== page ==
Food for Thought

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Can cinnamon reduce the blood glucose rise after eating?
In recent years, lab research has suggested that CASSIA cinnamon, which contains around 5% of coumarin, may make body cells more sensitive to insulin. Small studies in healthy people and people with diabetes have also shown that this type of cinnamon (Cinnamomum cassia to give it its proper botanical name) can reduce the blood glucose rise after eating. But the jury is still out – some results have been promising but it’s too early to say that cinnamon cassia definitely does have beneficial health effects for people with type 2 diabetes. A recent meta-analysis in Diabetes Care found no significant benefits of a cassia cinnamon supplement on either glycated haemoglobin (A1C) or fasting blood glucose. The authors do acknowledge that their meta analysis may have been underpowered. What’s needed is a well planned, well controlled, long-term clinical trial.

Fruity Quinoa Porridge with Cinnamon Cassia (Ian Hofstetter)

No study has shown any adverse effects of taking cassia cinnamon daily but there are no long term trials either. So, while it’s still too soon for anyone to recommend that people with diabetes rely on this spice to steady their blood glucose levels, there’s no reason not to add it to your armoury of tools for managing your blood glucose levels. There are a few provisos, however.

If you want to give cinnamon cassia a go, have a chat first with your GP, dietitian or diabetes educator and be a bit scientific about it, too. For example, why not have your HbA1c tested prior to starting? Then have it checked again after at least 6 months, while not changing any lifestyle or medication use if possible to see if there is a change (unless advised by your diabetes management team). And if you get some interesting results, we would love to hear about it. Make sure that you are using the right stuff. We wrote about the difference between cinnamon cassia (Cinnamomum cassia) that comes from China, Vietnam or Indonesia and ‘true’ cinnamon (Cinnamomum zeylanicum) from Sri Lanka in August 2007 GI News. We know that McCormicks cinnamon is cinnamon cassia. You can also buy cinnamon cassia from Herbies Spices.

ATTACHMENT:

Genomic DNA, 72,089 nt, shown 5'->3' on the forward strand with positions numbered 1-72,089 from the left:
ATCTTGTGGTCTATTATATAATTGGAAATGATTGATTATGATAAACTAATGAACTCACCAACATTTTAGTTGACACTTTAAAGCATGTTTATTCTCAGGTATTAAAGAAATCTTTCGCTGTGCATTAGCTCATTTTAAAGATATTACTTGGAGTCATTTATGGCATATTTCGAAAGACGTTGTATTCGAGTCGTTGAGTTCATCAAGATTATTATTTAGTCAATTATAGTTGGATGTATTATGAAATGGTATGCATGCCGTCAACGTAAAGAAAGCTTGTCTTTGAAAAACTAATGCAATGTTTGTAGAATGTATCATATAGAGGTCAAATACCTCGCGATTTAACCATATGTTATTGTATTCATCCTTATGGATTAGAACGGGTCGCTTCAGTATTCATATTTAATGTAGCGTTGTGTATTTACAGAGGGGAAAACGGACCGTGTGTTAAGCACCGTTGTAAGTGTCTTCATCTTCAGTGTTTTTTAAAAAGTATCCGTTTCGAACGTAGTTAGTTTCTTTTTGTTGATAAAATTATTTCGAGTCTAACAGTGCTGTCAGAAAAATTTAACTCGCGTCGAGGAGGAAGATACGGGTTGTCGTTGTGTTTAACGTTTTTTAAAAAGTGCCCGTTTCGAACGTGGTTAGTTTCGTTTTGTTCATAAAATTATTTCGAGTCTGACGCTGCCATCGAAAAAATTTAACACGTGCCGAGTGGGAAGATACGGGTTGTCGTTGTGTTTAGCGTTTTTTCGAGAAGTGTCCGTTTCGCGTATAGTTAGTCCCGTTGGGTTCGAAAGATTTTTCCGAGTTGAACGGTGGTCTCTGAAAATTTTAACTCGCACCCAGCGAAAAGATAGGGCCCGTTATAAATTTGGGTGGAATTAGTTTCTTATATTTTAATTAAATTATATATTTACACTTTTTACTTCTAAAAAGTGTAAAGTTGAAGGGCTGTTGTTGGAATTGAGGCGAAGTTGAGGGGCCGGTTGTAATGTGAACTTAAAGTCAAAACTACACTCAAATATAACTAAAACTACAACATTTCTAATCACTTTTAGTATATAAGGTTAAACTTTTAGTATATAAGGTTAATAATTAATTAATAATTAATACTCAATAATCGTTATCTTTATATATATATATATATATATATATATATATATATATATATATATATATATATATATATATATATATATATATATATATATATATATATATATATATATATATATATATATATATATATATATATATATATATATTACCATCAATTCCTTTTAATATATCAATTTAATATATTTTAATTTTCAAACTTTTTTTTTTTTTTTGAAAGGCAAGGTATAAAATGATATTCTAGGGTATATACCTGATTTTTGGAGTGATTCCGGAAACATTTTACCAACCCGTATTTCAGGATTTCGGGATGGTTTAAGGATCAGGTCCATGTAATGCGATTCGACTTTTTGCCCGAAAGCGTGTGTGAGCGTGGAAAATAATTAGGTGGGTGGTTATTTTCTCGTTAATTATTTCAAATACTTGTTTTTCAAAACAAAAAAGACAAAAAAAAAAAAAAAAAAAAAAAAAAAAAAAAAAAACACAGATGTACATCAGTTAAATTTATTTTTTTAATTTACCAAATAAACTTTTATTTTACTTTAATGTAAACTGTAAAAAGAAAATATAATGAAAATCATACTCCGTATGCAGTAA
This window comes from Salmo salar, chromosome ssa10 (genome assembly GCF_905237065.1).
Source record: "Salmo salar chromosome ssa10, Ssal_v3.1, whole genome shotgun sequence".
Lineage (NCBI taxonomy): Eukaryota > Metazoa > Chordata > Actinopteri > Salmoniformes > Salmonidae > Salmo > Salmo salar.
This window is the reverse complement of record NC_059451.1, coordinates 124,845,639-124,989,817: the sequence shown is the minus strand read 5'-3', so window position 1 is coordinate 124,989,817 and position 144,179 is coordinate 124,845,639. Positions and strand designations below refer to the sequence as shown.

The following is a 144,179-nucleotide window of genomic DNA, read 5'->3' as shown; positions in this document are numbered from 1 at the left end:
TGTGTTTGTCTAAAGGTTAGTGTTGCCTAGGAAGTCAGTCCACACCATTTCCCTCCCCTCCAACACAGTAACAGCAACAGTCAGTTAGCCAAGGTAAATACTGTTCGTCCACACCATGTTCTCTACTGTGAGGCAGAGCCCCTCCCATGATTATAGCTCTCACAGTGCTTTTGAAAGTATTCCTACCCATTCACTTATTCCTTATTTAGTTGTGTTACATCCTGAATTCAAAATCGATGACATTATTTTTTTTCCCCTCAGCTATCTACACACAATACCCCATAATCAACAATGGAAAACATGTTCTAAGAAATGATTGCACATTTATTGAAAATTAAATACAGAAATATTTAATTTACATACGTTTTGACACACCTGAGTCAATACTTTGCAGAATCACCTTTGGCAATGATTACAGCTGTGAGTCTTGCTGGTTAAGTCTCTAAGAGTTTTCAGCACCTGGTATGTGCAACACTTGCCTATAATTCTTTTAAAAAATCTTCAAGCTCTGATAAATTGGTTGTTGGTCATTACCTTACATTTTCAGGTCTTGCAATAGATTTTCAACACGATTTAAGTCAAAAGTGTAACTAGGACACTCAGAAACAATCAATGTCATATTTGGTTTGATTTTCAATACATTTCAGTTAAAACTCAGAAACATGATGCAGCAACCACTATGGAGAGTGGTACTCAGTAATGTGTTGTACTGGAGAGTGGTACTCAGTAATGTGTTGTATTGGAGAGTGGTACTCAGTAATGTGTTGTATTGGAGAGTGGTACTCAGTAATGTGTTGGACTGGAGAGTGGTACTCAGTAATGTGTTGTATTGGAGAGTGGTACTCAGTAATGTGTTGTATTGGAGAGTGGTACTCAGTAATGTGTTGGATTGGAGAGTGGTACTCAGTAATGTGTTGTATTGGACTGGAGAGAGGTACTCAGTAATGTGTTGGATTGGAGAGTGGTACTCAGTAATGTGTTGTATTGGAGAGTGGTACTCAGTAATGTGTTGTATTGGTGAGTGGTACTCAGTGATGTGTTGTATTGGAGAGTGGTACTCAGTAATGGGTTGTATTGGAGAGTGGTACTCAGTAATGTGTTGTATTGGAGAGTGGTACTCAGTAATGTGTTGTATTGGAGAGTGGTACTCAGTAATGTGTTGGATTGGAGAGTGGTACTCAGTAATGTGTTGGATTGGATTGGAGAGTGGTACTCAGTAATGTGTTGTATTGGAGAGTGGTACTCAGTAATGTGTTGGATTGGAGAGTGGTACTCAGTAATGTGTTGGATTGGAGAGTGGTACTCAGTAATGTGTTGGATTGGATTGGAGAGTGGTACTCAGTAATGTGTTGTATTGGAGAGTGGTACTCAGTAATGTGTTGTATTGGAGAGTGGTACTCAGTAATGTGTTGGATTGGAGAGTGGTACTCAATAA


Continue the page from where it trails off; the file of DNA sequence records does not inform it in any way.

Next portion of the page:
In many of the cinnamon (cassia) studies to date they have used supplements. Simply adding this wonderful culinary spice to food seems a smarter and simpler and tastier and probably cheaper option to us. We asked spice guru Ian Hemphill to suggest some simple ways to include it in your meals throughout the day.

Add 1 teaspoon (that’s about 3 g) of cinnamon (cassia) to porridge (made with traditional oats of course) while it is cooking.
Sprinkle a teaspoon of cinnamon (cassia) over your muesli or granola.
Add 1 teaspoon of cinnamon (cassia) to a pancake batter and serve with berries.


Mix 1 teaspoon of turmeric with 1 teaspoon of cumin and 1 teaspoon of cinnamon (cassia) and a pinch of salt if you like. Sprinkle on chicken pieces, pan fry, slice and toss through a green salad.
Add 1 teaspoon cinnamon (cassia) while mashing a banana or add to a banana smoothie.
Sprinkle 1 teaspoon cassia and 1/2 a teaspoon of ground star anise through approximately 250 g (9 oz) of stir-fried chicken.


Make a tasty tagine by coating beef cubes with 2 teaspoons of paprika, 1 teaspoon of cumin, and 1 teaspoon of cinnamon (cassia) before slow cooking.
Add 1 teaspoon of cinnamon (cassia) to apple pie or fruit compote.
Mix 1 teaspoon of turmeric with 1 teaspoon of cumin and 1 teaspoon of cinnamon (cassia) and a pinch of salt and rub on to lamb cutlets before grilling or barbecuing.

If you want to know more about cinnamon (cassia), check out Ian’s Spice and Herb Bible (Spice Notes & Recipes in Australia) and try his to-die-for ‘Spiced Duck Breast with Cassia Glaze’. If you make it with the new LoGiCane™ sugar, it’ll be low GI too!